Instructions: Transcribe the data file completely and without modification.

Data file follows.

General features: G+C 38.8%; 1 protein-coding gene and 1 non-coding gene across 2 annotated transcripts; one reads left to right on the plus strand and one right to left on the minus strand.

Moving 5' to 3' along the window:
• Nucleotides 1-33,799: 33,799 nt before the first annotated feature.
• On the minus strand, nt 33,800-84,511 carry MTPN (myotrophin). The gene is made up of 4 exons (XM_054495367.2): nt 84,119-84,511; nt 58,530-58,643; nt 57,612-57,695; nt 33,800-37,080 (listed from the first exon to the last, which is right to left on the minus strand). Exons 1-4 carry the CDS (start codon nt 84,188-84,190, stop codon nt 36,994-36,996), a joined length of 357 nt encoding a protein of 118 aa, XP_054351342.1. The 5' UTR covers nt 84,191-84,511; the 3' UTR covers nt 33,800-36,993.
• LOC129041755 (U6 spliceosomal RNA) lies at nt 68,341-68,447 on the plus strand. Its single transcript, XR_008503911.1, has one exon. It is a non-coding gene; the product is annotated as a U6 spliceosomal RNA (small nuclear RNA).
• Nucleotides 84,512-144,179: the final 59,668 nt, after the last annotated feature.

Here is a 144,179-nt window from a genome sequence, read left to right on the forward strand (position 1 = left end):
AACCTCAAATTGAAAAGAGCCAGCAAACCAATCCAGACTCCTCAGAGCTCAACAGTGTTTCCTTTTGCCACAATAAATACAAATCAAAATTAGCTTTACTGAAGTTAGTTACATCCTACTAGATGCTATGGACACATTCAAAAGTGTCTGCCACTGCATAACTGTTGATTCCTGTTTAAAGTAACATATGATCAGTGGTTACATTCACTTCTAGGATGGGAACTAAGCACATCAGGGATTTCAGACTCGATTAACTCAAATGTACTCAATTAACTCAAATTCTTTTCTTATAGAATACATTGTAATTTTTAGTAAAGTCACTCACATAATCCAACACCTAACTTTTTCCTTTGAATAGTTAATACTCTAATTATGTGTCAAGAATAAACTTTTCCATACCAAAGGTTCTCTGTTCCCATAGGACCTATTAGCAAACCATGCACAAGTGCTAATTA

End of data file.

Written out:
General features: G+C 38.8%; 1 protein-coding gene and 1 non-coding gene across 2 annotated transcripts; one reads left to right on the plus strand and one right to left on the minus strand.

Moving 5' to 3' along the window:
• Nucleotides 1-33,799: 33,799 nt before the first annotated feature.
• On the minus strand, nt 33,800-84,511 carry MTPN (myotrophin). The gene is made up of 4 exons (XM_054495367.2): nt 84,119-84,511; nt 58,530-58,643; nt 57,612-57,695; nt 33,800-37,080 (listed from the first exon to the last, which is right to left on the minus strand). Exons 1-4 carry the CDS (start codon nt 84,188-84,190, stop codon nt 36,994-36,996), a joined length of 357 nt encoding a protein of 118 aa, XP_054351342.1. The 5' UTR covers nt 84,191-84,511; the 3' UTR covers nt 33,800-36,993.
• LOC129041755 (U6 spliceosomal RNA) lies at nt 68,341-68,447 on the plus strand. Its single transcript, XR_008503911.1, has one exon. It is a non-coding gene; the product is annotated as a U6 spliceosomal RNA (small nuclear RNA).
• Nucleotides 84,512-144,179: the final 59,668 nt, after the last annotated feature.

Here is a 144,179-nt window from a genome sequence, read left to right on the forward strand (position 1 = left end):
AACCTCAAATTGAAAAGAGCCAGCAAACCAATCCAGACTCCTCAGAGCTCAACAGTGTTTCCTTTTGCCACAATAAATACAAATCAAAATTAGCTTTACTGAAGTTAGTTACATCCTACTAGATGCTATGGACACATTCAAAAGTGTCTGCCACTGCATAACTGTTGATTCCTGTTTAAAGTAACATATGATCAGTGGTTACATTCACTTCTAGGATGGGAACTAAGCACATCAGGGATTTCAGACTCGATTAACTCAAATGTACTCAATTAACTCAAATTCTTTTCTTATAGAATACATTGTAATTTTTAGTAAAGTCACTCACATAATCCAACACCTAACTTTTTCCTTTGAATAGTTAATACTCTAATTATGTGTCAAGAATAAACTTTTCCATACCAAAGGTTCTCTGTTCCCATAGGACCTATTAGCAAACCATGCACAAGTGCTAATTA